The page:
National

Ruling parties use defections to consolidate position in AP, Telangana

Hyderabad | Updated on January 15, 2018 Published on April 11, 2017

Rivals welcome: Andhra Pradesh CM Chandrababu Naidu welcoming former YSR Congress leader Adireddy Appa Rao to the TDP

Telangana CM K Chandrasekhar Rao inducting formerCongress leader G Vivekanand into the TRS (file photos)

TRS, TDP grow their numbers ahead of 2019 elections

Trigger defections, weaken the opposition and run the government — this seems to be the common strategy of the ruling parties in Andhra Pradesh and Telangana.

Post bifurcation of Andhra Pradesh in 2014, the Telangana Rashtra Samithi (TRS) led by K Chandrasekhar Rao (KCR) came to power in Telangana while N Chandrababu Naidu’s Telugu Desam Party (TDP) was given the mandate in Andhra Pradesh.

If the TRS scraped through with a simple majority, the TDP allied with the BJP and got a comfortable majority.

Now, KCR and Naidu’s attempts to use defections to consolidate their hold in their respective States, and gain an upper hand by the 2019 election, are in no way curbed by anti-defection laws.

From 63 seats out of 119 in 2014, TRS has grown its strength to 90. The party has used a combination of lure, Telangana sentiment and subtle coercion to systematically reduce the opposition numbers. In a targeted, covert strategy called Akarshan (attraction), the party has been poaching members from the YSR Congress and the TDP.

All the three YSR Congress legislators in Telangana have crossed over to the TRS.

Moving heavyweights

The TDP had bagged 15 seats in Telangana. The party’s heavyweight from Hyderabad, Talasani Srinivasa Yadav, moved to TRS in December 2014, and he was made a minister.

Emboldened by the silence on the anti-defection clause by the Assembly Speaker, the TRS upped the ante after the ‘cash-for-vote’ scam surfaced during the Telangana Legislative Council elections in June 2015, which alleged the involvement of Naidu as well.

With the YSR Congress of YS Jaganmohan Reddy building its base up in AP, and Naidu focusing on the new capital of Amaravati, the TDP in Telangana started losing ground rapidly. The legislators were caught in a dilemma.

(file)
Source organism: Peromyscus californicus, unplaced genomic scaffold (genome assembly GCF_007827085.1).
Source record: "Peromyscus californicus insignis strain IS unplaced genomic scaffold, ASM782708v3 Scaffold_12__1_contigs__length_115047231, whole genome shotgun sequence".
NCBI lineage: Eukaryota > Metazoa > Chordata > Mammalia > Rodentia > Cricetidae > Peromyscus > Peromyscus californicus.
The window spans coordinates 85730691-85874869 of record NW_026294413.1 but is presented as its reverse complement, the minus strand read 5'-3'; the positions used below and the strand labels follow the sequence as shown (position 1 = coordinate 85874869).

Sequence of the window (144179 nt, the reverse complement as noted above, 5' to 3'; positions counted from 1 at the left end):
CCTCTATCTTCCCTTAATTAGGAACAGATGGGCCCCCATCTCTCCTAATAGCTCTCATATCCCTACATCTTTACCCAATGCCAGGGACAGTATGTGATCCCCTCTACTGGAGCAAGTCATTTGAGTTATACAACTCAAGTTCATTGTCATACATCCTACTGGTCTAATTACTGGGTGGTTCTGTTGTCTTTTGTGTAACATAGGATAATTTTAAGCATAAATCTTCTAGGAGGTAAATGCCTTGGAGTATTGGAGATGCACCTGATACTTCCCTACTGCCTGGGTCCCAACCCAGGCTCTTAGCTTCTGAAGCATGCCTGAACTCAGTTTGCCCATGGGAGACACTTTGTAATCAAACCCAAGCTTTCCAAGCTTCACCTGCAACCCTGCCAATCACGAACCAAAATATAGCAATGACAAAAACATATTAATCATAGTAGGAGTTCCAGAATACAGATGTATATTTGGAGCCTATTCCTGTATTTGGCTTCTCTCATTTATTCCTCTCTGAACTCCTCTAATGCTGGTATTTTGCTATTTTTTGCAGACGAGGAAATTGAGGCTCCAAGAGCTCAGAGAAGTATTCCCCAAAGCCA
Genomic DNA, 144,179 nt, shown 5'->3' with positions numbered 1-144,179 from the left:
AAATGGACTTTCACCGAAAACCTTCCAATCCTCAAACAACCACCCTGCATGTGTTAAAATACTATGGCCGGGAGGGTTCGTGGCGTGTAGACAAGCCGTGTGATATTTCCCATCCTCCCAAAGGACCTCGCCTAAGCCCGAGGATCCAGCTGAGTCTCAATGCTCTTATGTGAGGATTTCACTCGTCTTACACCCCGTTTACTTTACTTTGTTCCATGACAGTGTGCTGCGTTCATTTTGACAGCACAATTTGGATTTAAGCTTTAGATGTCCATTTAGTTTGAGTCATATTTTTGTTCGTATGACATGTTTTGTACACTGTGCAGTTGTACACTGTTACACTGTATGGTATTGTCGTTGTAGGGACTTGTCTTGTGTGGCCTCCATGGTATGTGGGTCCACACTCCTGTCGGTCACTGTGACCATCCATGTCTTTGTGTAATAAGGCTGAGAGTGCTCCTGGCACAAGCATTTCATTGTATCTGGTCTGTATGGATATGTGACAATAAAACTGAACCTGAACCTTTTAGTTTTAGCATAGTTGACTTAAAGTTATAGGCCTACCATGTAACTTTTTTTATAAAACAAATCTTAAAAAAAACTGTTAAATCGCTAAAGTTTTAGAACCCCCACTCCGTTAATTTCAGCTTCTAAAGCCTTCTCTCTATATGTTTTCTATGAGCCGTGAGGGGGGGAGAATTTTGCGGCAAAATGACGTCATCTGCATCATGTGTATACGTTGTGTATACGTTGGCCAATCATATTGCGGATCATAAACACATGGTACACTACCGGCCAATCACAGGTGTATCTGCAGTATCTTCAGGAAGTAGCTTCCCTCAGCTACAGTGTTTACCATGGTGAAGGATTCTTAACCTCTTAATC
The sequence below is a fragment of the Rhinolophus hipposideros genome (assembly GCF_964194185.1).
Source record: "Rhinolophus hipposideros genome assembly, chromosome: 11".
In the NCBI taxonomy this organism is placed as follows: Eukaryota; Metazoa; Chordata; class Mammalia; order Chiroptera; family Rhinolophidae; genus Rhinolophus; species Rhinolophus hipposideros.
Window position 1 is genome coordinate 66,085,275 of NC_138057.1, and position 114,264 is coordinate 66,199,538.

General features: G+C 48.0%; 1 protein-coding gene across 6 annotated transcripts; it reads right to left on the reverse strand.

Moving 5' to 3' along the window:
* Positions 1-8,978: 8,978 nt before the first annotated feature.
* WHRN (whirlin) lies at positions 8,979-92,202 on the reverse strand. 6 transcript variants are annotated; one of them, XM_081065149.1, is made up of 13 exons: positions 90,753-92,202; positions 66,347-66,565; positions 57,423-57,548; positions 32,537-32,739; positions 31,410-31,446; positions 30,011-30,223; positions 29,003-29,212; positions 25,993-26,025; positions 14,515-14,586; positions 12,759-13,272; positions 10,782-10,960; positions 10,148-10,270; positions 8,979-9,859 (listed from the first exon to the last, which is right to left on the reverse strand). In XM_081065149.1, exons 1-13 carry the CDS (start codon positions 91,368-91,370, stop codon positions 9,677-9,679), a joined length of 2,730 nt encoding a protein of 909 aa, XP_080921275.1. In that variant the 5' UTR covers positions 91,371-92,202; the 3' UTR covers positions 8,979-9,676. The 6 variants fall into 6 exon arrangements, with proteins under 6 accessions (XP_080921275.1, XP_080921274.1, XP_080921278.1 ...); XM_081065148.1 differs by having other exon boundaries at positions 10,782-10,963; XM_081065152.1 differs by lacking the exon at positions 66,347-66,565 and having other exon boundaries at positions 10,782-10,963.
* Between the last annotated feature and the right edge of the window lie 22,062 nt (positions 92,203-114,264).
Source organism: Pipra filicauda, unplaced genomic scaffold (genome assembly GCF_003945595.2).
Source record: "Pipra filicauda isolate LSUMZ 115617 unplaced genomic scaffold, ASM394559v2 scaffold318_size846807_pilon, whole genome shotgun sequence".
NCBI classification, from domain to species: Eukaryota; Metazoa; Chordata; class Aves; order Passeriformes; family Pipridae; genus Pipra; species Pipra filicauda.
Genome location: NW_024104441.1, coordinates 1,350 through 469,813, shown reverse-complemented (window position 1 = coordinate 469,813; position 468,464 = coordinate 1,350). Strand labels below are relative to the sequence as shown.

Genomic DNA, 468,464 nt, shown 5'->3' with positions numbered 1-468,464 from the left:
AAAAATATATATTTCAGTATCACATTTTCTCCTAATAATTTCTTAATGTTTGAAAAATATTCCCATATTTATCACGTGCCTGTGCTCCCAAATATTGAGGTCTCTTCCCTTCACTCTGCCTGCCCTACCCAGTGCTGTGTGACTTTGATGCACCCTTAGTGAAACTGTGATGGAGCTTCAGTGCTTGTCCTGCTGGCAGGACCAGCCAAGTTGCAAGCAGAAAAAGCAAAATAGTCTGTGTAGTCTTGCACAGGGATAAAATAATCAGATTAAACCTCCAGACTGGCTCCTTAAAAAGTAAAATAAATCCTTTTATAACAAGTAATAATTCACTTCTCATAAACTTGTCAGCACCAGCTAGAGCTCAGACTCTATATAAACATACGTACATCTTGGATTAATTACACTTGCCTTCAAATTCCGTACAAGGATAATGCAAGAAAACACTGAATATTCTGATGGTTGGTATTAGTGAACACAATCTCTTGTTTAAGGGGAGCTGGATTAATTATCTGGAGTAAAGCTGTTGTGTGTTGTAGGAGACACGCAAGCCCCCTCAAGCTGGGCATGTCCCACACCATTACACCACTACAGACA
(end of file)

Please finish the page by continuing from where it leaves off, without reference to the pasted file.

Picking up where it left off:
At this juncture, the TRS struck with the prize catch of Errabelli Dayakar Rao, a bitter critic of KCR and strongman from Warangal with a big following.

His shifting loyalties with supporters was a major blow to the TDP, and the party suffered a split in Telangana. Of its 15 legislators in the State Assembly, 12 defected to TRS.

The Congress has also been a soft target for the TRS. From 21 in the Assembly, its number has come down to 12.

The TRS argues that its aim is to bring in legislators who want to build a ‘ Bangaru (golden) Telangana’. TDP and Congress leaders have made serious allegations about the Speaker’s silence amid all the defections.

It’s hot in Rayalseema

In AP, the YSR Congress won 67 seats and emerged as a formidable opposition in 2014. Its concerted attack on the Naidu government forced the TDP chief to implement his promise of building a new capital and bringing huge investments into the State.

The TDP found itself on a weak wicket in the backward Rayalseema region, a YSR stronghold.

Fully aware of Jagan’s vulnerability — with his baggage of cases and scams — the TDP took to poaching of legislators, especially in Rayalseema, to further weaken the Opposition. So far, it has succeeded in attracting 21 legislators from the YSR Congress, whose numbers are now down to 46.

Some of the defectors were also rewarded with ministries in the recent Cabinet reshuffle.

A worried Jagan first approached Governor ESL Narasimhan with a letter and did the rounds in New Delhi, including meeting President Pranab Mukherjee, over the defections.

“We explained the situation to him, wherein 21 MLAs belonging to YSR Congress Party have been lured by the TDP, and they haven’t been disqualified. The speaker doesn’t react. The Naidu government mocked democracy further by inducting four of the defectors into his Cabinet,” said Jagan.

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Published on April 11, 2017
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